Simmering Stadium Spat

Parking Brouhaha: Orioles, Stadium Authority Must Resolve Their Differences.

April 26, 1997

LIKE AN unhappy married couple, the Orioles and the Maryland Stadium Authority are bickering, bickering, bickering. There's more anger and finger-pointing than rational discussion. But in this case, the couple can't file for divorce.

The most recent spat is over parking. Orioles management has been unhappy since construction began on the Ravens stadium next door. Overnight, the baseball team had a king-sized parking headache.

Oriole officials blame the stadium authority for failing to find alternative parking immediately. MSA officials maintain they did the best they could, given their limited condemnation powers and constraints on spending.

One side -- the Orioles -- wants a $35 million garage built across Russell Street. The other side wants an entertainment complex, with a parking garage, in-between the two stadiums. Each dislikes the other's proposal.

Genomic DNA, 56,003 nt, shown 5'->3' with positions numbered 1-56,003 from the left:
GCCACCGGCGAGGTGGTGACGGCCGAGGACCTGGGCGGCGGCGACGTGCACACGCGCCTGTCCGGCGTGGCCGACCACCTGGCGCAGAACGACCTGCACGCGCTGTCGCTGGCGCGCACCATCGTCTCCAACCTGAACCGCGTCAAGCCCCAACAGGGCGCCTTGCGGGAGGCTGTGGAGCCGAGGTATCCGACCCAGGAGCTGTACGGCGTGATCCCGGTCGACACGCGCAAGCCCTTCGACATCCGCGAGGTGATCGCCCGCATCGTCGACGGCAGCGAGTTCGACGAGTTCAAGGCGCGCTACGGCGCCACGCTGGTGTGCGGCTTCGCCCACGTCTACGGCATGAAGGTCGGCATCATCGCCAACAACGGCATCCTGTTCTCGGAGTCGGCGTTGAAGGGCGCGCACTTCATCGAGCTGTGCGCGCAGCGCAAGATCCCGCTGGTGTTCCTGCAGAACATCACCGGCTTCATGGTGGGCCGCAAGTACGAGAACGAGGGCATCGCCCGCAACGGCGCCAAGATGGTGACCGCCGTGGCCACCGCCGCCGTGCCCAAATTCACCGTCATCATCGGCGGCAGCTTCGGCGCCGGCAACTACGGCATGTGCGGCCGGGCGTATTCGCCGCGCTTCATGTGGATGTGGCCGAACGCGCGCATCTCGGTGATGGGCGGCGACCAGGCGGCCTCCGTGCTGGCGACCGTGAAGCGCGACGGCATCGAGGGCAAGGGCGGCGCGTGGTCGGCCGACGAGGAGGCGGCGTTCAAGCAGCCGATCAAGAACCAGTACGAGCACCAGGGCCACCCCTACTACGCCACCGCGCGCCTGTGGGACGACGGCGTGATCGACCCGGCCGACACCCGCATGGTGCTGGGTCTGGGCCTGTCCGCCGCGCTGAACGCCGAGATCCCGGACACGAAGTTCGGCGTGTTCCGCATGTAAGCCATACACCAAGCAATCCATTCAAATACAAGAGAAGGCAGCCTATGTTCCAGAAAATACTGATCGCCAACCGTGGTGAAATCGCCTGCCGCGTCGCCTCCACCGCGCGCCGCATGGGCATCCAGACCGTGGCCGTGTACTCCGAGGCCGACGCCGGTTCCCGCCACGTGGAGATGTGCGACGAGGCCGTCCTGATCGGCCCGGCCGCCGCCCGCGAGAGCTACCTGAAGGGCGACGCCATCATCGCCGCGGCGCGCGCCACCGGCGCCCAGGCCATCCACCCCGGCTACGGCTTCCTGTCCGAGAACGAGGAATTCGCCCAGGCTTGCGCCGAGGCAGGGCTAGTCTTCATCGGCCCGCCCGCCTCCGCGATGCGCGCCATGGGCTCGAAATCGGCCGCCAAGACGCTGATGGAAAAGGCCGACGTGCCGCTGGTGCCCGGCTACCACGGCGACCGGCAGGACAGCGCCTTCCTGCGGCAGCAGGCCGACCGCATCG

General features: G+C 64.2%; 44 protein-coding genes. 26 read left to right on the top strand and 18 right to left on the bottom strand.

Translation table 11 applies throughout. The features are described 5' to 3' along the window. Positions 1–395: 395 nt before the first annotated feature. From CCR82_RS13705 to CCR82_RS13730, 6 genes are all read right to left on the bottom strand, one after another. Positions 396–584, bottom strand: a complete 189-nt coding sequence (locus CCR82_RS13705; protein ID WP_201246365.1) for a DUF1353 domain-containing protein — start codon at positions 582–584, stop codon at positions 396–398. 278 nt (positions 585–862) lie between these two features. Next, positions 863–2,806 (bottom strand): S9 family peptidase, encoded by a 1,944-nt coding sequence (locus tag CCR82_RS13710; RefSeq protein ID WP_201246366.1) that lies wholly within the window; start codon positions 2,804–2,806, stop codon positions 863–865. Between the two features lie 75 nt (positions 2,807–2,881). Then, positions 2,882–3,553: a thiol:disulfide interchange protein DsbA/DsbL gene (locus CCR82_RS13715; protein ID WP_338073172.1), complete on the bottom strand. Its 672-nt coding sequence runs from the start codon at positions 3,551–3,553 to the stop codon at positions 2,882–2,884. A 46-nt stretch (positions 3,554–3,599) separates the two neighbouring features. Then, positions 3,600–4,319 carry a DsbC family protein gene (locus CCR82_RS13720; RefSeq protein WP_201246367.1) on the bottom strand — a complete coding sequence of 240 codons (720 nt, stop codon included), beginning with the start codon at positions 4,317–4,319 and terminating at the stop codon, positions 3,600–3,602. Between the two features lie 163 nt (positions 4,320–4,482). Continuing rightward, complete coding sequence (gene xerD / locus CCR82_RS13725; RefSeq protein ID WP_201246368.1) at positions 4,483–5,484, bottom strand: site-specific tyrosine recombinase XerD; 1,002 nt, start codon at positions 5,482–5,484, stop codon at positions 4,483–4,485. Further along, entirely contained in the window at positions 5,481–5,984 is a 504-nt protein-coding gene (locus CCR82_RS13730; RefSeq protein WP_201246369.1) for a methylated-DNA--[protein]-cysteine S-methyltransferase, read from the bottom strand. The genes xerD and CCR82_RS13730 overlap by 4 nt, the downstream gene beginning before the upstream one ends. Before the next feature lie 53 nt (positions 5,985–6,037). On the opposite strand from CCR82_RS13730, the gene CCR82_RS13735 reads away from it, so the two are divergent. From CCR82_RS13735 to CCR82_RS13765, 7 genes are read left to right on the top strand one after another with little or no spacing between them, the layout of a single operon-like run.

An across-the-street garage would take years to build, the MSA says, because it doesn't have condemnation powers in that area. The authority also says the price could rise to $45 million. There are also concerns about clogged traffic and displaced city businesses.

With equal force, the Orioles deride the between-stadiums complex for destroying Camden Yards' aesthetics. It would mean a further short-term parking loss. As for another MSA step -- condemning the Hammerjacks property for parking, the Orioles defiantly refuse to use it because it is too far away.

Things got so bad the two sides ended up in circuit court, quibbling over parking passes. Judge Joseph H. H. Kaplan rightly called the lawyers into his chamber and told them to work it out through arbitration or negotiation -- but don't waste the court's time.

Neither side is going to win this war. Orioles owner Peter Angelos won't get MSA officials John Moag or Bruce Hoffman fired. And the MSA will never have a compliant tenant in the Orioles to rubber-stamp its actions.

Arbitration may resolve some of the financial disputes, but what is most needed is good-faith negotiation. The two parties must learn to work cooperatively. It harms the city, the baseball team and the state if parking and economic-development plans are stalled while the two sides continually bicker.

Pub Date: 4/26/97

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